Slavic dialects are spoken in Italy: 1. in the Serbo-Croatian linguistic oasis of Molise: 2. along the eastern borders: on the island of Lagosta; in the small strip of land around Zadar; on the Kvarner islands: Lošinj, Sansego, Unie, Cres (except for cities); in the Istrian countryside; in the hinterland of Trieste to the border of Italy; in the upper and middle Isonzo Valley (except for the city centers); in a part of the Val di Resia and Val Canale. All these dialects belong to the South-Slavic group, and precisely to Serbo-Croatian and Slovenian, which meet in Istria on a line that, starting from the Gulf of Piran along the course of Dragogna, crosses a deep inlet of type mixed Croatian-Slovenian (near Buzet), fold near Gelovizza to the north, it reaches the Trieste-Fiume carriage road and follows it up to Passiacco, whence it continues directly east to the Italian border in the south of Monte Nevoso. The Slavic speakers in the south of this line are Serbo-Croatian, while those in the north are all Slovenian, including the dialects of the Val di Resia that Baudouin de Courtenay erroneously considered Serbo-Croatian.
The linguistic oasis of Molise is made up of three villages: Acquaviva Collecroce, San Felice Slavo and Montemitro. The alloglot (or rather bilingual) population of this colony amounted twenty years ago to about 3000 inhabitants; today due to continued absorption, it will certainly be much less. The dialect spoken there is of the štokavo – ikavo type (from što “quid” and from i for ( i ) je of the literary Serbo-Croatian corresponding to an paleoslavian ĕ ) with some archaisms (eg, the lack of the ending – a in the plural genitives) and some slight infiltration of čakavi elements (from ča to što ). For these reasons, as well as for less certain lexical and historical arguments, it is very likely that the population of these villages came to Italy from central Dalmatia (between Cetina and Narenta) in the second half of the century. XV. And it is the last nucleus of a much greater number of Croats (and perhaps Serbs too) who, fleeing the Turkish invasions, had taken refuge on the other side of the Adriatic.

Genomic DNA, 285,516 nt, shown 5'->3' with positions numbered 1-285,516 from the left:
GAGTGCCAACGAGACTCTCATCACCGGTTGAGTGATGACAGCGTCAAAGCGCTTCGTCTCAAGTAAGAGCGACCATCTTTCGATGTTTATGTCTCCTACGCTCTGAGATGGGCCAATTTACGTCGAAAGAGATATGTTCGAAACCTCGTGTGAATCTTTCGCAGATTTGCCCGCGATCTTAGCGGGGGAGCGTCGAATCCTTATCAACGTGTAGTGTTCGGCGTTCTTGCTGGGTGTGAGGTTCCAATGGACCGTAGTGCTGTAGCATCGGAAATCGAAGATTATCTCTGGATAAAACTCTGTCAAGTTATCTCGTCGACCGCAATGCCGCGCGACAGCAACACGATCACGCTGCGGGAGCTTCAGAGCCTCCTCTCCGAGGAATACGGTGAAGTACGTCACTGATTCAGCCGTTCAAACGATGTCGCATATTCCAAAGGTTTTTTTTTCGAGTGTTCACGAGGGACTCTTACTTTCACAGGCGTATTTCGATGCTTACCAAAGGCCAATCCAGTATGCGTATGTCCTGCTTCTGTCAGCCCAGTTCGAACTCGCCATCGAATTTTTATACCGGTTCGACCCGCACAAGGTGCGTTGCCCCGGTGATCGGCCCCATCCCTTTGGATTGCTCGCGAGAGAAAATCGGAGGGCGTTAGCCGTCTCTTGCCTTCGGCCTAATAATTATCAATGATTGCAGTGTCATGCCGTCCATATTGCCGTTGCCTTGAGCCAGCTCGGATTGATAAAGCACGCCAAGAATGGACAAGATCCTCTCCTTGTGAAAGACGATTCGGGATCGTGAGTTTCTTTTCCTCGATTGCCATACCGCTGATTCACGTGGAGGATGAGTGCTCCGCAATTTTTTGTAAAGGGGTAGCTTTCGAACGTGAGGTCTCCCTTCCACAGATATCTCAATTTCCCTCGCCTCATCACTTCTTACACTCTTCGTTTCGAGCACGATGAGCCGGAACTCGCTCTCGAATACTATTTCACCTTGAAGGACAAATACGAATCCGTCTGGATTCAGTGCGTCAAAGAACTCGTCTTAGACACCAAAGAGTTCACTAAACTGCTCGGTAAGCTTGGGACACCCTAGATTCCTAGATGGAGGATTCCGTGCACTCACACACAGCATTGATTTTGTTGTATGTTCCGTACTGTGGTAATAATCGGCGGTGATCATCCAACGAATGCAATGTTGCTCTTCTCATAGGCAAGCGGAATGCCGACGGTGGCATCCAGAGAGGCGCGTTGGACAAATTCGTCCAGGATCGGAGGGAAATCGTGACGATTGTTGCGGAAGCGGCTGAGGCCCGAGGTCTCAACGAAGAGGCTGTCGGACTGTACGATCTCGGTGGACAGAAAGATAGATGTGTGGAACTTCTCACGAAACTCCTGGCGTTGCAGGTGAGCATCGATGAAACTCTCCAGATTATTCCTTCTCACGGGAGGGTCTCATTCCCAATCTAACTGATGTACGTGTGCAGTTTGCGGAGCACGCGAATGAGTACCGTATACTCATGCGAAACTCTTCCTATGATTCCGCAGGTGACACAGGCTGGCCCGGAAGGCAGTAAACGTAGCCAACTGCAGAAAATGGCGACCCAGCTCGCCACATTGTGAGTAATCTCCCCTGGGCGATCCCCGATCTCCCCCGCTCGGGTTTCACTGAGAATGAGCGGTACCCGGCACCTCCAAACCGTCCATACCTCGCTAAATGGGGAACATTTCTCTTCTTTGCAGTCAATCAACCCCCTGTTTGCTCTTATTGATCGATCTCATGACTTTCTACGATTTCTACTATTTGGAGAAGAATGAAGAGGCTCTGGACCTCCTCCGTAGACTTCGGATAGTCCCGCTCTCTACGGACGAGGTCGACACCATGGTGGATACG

On the other hand, čakavo is the dialect of Lagosta, with j for dj ( meja , Serbo-Croatian literary meßa “border”, cf. medius ), t ′ for tj ( sret ′ a , lit. sreća “luck”), n at the end of word for – m , etc. However, it is a question of a mixed type of speech, since there are many peculiarities of the štokavo – jekavi dialects of the mainland between the Peljesac peninsula and Ragusa.
The Croatian parlors in the villages of the island of Lošinj are in full dissolution: the population is usually bilingual and there are in the two dialects used not a few parallels, including phonetic ones: for example , j for ( kašaj for scr . lit. _ _ _ _ _ _ _ _ _ _ _ Another characteristic, but insufficiently studied, is the diphthongization of long tonic vowels.
Greater vitality has the Croatian dialect of the island of Cres which for its ekavism ( and for je , ije ) distinguishes itself from the other čakavi dialects and for its conservative character, especially in the lexicon, is similar to the Croatian parlors of the island of Krk .